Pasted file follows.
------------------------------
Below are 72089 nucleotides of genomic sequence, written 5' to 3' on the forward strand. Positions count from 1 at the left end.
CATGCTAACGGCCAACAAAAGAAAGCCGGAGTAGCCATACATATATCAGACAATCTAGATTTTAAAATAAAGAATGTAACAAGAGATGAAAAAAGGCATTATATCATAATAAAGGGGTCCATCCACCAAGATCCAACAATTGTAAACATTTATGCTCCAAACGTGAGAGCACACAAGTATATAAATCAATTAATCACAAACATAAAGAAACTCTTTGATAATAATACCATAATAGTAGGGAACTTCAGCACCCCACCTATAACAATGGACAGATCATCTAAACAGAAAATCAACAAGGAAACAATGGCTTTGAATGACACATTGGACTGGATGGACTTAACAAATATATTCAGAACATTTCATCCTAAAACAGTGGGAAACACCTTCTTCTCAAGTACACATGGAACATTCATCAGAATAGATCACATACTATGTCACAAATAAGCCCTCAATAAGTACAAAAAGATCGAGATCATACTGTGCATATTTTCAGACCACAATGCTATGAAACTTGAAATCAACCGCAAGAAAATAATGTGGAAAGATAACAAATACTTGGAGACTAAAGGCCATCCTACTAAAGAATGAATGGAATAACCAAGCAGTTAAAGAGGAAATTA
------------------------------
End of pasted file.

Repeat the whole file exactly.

Below are 72089 nucleotides of genomic sequence, written 5' to 3' on the forward strand. Positions count from 1 at the left end.
CATGCTAACGGCCAACAAAAGAAAGCCGGAGTAGCCATACATATATCAGACAATCTAGATTTTAAAATAAAGAATGTAACAAGAGATGAAAAAAGGCATTATATCATAATAAAGGGGTCCATCCACCAAGATCCAACAATTGTAAACATTTATGCTCCAAACGTGAGAGCACACAAGTATATAAATCAATTAATCACAAACATAAAGAAACTCTTTGATAATAATACCATAATAGTAGGGAACTTCAGCACCCCACCTATAACAATGGACAGATCATCTAAACAGAAAATCAACAAGGAAACAATGGCTTTGAATGACACATTGGACTGGATGGACTTAACAAATATATTCAGAACATTTCATCCTAAAACAGTGGGAAACACCTTCTTCTCAAGTACACATGGAACATTCATCAGAATAGATCACATACTATGTCACAAATAAGCCCTCAATAAGTACAAAAAGATCGAGATCATACTGTGCATATTTTCAGACCACAATGCTATGAAACTTGAAATCAACCGCAAGAAAATAATGTGGAAAGATAACAAATACTTGGAGACTAAAGGCCATCCTACTAAAGAATGAATGGAATAACCAAGCAGTTAAAGAGGAAATTA